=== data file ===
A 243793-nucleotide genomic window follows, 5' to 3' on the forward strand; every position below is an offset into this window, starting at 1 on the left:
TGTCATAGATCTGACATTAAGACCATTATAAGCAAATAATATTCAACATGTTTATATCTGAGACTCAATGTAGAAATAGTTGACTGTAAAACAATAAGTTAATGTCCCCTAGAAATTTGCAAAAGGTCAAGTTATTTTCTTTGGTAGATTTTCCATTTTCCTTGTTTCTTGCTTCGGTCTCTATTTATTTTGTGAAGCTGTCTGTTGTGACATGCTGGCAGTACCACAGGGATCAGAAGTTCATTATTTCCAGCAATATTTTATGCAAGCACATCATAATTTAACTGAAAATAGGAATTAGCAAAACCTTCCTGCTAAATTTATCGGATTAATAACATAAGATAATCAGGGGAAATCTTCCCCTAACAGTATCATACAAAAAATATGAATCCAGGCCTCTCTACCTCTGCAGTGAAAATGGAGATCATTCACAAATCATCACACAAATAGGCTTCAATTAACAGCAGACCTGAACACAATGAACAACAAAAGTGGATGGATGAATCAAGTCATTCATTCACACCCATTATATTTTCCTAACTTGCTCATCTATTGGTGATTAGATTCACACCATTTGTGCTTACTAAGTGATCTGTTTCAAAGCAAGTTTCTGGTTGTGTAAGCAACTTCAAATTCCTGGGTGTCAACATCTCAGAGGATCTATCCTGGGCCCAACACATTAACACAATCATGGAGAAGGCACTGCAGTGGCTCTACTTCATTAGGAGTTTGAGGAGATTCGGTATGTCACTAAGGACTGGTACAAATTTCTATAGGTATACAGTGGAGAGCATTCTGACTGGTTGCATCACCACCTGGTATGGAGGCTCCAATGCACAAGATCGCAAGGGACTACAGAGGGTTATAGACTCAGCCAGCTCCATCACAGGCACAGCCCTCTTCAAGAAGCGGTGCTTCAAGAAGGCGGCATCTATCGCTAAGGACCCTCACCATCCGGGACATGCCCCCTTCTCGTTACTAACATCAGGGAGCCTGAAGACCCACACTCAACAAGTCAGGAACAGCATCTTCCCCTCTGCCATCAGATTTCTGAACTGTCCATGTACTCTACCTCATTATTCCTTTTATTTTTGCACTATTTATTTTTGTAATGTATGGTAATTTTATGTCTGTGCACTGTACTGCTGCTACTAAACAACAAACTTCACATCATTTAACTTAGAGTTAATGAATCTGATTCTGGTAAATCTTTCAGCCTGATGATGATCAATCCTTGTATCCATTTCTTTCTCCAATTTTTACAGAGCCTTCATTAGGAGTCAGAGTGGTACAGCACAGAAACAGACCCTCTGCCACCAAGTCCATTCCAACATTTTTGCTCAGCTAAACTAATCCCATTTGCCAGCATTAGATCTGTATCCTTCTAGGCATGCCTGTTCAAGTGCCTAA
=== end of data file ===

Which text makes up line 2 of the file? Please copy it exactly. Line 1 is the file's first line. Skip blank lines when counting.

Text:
TGTCATAGATCTGACATTAAGACCATTATAAGCAAATAATATTCAACATGTTTATATCTGAGACTCAATGTAGAAATAGTTGACTGTAAAACAATAAGTTAATGTCCCCTAGAAATTTGCAAAAGGTCAAGTTATTTTCTTTGGTAGATTTTCCATTTTCCTTGTTTCTTGCTTCGGTCTCTATTTATTTTGTGAAGCTGTCTGTTGTGACATGCTGGCAGTACCACAGGGATCAGAAGTTCATTATTTCCAGCAATATTTTATGCAAGCACATCATAATTTAACTGAAAATAGGAATTAGCAAAACCTTCCTGCTAAATTTATCGGATTAATAACATAAGATAATCAGGGGAAATCTTCCCCTAACAGTATCATACAAAAAATATGAATCCAGGCCTCTCTACCTCTGCAGTGAAAATGGAGATCATTCACAAATCATCACACAAATAGGCTTCAATTAACAGCAGACCTGAACACAATGAACAACAAAAGTGGATGGATGAATCAAGTCATTCATTCACACCCATTATATTTTCCTAACTTGCTCATCTATTGGTGATTAGATTCACACCATTTGTGCTTACTAAGTGATCTGTTTCAAAGCAAGTTTCTGGTTGTGTAAGCAACTTCAAATTCCTGGGTGTCAACATCTCAGAGGATCTATCCTGGGCCCAACACATTAACACAATCATGGAGAAGGCACTGCAGTGGCTCTACTTCATTAGGAGTTTGAGGAGATTCGGTATGTCACTAAGGACTGGTACAAATTTCTATAGGTATACAGTGGAGAGCATTCTGACTGGTTGCATCACCACCTGGTATGGAGGCTCCAATGCACAAGATCGCAAGGGACTACAGAGGGTTATAGACTCAGCCAGCTCCATCACAGGCACAGCCCTCTTCAAGAAGCGGTGCTTCAAGAAGGCGGCATCTATCGCTAAGGACCCTCACCATCCGGGACATGCCCCCTTCTCGTTACTAACATCAGGGAGCCTGAAGACCCACACTCAACAAGTCAGGAACAGCATCTTCCCCTCTGCCATCAGATTTCTGAACTGTCCATGTACTCTACCTCATTATTCCTTTTATTTTTGCACTATTTATTTTTGTAATGTATGGTAATTTTATGTCTGTGCACTGTACTGCTGCTACTAAACAACAAACTTCACATCATTTAACTTAGAGTTAATGAATCTGATTCTGGTAAATCTTTCAGCCTGATGATGATCAATCCTTGTATCCATTTCTTTCTCCAATTTTTACAGAGCCTTCATTAGGAGTCAGAGTGGTACAGCACAGAAACAGACCCTCTGCCACCAAGTCCATTCCAACATTTTTGCTCAGCTAAACTAATCCCATTTGCCAGCATTAGATCTGTATCCTTCTAGGCATGCCTGTTCAAGTGCCTAA